Youth Community Conservation Headwaters Travel

Catching fish is great, but it is the entire moment that matters

Trout Unlimited teen essay 3rd-place winner

Editor’s Note: Trout Unlimited’s annual Teen Essay Contest, like many things impacted by Covid, took on a different look in 2020. Our youth camps across the country were cancelled so we opened up the youth contest to all comers. Brady O’Brien’s entry was picked as the third-place winner by the judges.

By Brady O’Brien

It was spectacular. I looked around and couldn’t help but observe the brilliant sun casting its gaze across the glassy waters, along with the meandering river disappearing among the ominous hills. I peered into the water, attempting to imagine the vast amount and variety of creatures that resided beneath the mysterious waters. Creatures big and small, all of them living and thriving among their specialized ecosystems; their home. We share a similar trait. This is my home as well. It’s these moments that remind me of the need for preservation for the betterment of this place that I call home.

As a boy, I was introduced to the world of fishing the way many were. My Grandpa showed me the basics of catching fish and tying knots, but my newly discovered fascination for the hobby drove me to explore it on an individual level. Over the span of several years I fished on occasion for the common bluegill or bass and learned a little more about this thing that sparked my curiosity. At this point, however, it was still just a hobby I enjoyed doing every so often. I wanted to dig deeper. This was when I discovered fly-fishing.

Sand Creek) with some fall colors. Brady O’Brien photo

When I say discovered, I mean I saw it with my own eyes for the first time. While on a hike through a local park, I laid eyes on a guy fly fishing a stream within the park. The melodic flow of the bright green line rolling out onto the water really caught my eye. For the next couple of weeks, I researched and inquired more about this world that was all new to me. Looking back on my fishing past, It was clear to me now that I barely skimmed the surface. On my 12th birthday I received my first fly setup. In the months following, something that was just a hobby to me for so long, became an obsession. With every cast, I became more and more consumed by this new obsession.

At some point along my journey I also took up fly tying. I fell in love yet again, refining my skills in the few years after. As the majority of fly anglers do, I slowly made the transition from the common largemouth bass, bluegill, and other warm water species, to the more elusive brook, brown, and rainbow trout.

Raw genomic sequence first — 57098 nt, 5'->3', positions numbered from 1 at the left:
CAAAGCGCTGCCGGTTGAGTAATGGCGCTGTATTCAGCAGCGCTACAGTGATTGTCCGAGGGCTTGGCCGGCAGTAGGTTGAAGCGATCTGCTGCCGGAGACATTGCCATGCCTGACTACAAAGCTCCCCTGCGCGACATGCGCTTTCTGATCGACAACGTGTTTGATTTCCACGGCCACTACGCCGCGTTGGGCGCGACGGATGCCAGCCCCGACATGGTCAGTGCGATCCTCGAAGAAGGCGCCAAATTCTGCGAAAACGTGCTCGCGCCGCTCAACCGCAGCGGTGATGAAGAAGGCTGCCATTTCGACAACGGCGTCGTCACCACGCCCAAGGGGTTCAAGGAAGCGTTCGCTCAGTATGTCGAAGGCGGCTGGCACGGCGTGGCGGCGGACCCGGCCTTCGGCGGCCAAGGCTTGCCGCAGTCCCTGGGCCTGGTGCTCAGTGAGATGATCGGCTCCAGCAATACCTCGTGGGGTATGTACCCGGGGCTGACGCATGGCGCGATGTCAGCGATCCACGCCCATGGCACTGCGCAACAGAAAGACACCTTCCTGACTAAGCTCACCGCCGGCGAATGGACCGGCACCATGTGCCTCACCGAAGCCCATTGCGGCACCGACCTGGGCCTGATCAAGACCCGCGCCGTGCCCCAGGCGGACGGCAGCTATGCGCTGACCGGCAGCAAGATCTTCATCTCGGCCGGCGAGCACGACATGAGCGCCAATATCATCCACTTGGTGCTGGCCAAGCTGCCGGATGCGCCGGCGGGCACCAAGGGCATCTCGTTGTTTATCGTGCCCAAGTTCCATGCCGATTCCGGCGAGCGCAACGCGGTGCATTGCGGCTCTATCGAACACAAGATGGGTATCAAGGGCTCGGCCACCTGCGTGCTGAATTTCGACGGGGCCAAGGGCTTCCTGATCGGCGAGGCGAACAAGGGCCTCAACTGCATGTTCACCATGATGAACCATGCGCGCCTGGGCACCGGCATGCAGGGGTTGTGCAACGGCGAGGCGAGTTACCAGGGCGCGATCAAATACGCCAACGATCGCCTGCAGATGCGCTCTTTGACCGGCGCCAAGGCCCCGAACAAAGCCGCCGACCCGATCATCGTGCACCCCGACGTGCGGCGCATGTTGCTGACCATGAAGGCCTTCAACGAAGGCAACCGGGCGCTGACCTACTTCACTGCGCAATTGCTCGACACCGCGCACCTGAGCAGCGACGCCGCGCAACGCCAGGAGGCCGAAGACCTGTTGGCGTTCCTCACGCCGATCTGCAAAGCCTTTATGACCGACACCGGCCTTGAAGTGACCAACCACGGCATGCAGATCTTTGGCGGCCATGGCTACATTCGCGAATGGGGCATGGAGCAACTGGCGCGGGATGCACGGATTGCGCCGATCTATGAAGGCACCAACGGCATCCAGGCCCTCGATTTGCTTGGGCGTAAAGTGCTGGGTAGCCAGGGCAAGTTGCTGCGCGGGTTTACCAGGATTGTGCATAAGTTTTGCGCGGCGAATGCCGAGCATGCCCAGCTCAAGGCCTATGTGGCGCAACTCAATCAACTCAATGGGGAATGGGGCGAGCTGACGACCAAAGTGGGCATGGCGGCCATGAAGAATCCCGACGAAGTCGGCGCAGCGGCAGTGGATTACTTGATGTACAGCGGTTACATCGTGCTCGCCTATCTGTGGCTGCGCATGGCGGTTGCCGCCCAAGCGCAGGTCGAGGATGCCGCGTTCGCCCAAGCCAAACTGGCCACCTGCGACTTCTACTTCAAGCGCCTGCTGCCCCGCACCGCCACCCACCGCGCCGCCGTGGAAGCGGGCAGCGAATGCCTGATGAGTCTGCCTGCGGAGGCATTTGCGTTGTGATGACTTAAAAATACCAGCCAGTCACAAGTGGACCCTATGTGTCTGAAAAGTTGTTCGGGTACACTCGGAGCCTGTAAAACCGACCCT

Intrigued by the elegant colors and captivating characteristics of these fish, I took advantage of Michigan’s countless opportunities to encounter these creatures and spent a great deal of time attempting (and succeeding) in doing just that. It was on one of these missions that the subject of this essay was revealed to me.

Of the native brookies, monstrous steelhead, and chunky little rainbows, catching wild browns was my favorite ambition. On one particular fall day, I was very successful in doing so. While fishing a small local creek, I was fortunate enough to encounter a 21-inch wild brown trout. From the tip of the tail, to the rounded snout, this fish was the epitome of a trophy. She had vibrant blue cheeks and golden-brown sides, speckled with red and black, a testament to their bold resilience in the face of habitat destruction. Not to mention, it was my biggest to date. I couldn’t have been happier. 

But then, amidst the chaos of the fight that just took place, I took my eyes off the magnificent creature resting in my hands, an olive woolly bugger still hanging from her bottom lip, and looked up. I gazed around at the exploding colors of red and yellow amongst the trees, the baby blue sky looming over us and at the contorted reflection of all this madness across the waters. It beat out any painting or photograph I’ve ever seen. In that moment, the slow leak in my waders, the anxiety over going back to school, and the frustration over losing flies a few minutes earlier, all seemed to disappear. 

This was the first of those special moments. That fish was great, but it wasn’t what I was searching for all those years. The thing I loved so dearly was more than just catching fish, I loved all of it. Everything around me. It was at that moment I knew that I wanted to protect this place for the rest of my life. Currently I have jumped on every opportunity to put this mindset into action, whether it’s planting trees through a Trout Unlimited organized event, or simply picking up trash on one of my fishing adventures. This sequence of events revealed to me that it is of utmost importance and my responsibility to protect this place I hold dear. My home. The great outdoors.

Brady O’Brien is a 10th grader in Hudsonville, Michigan.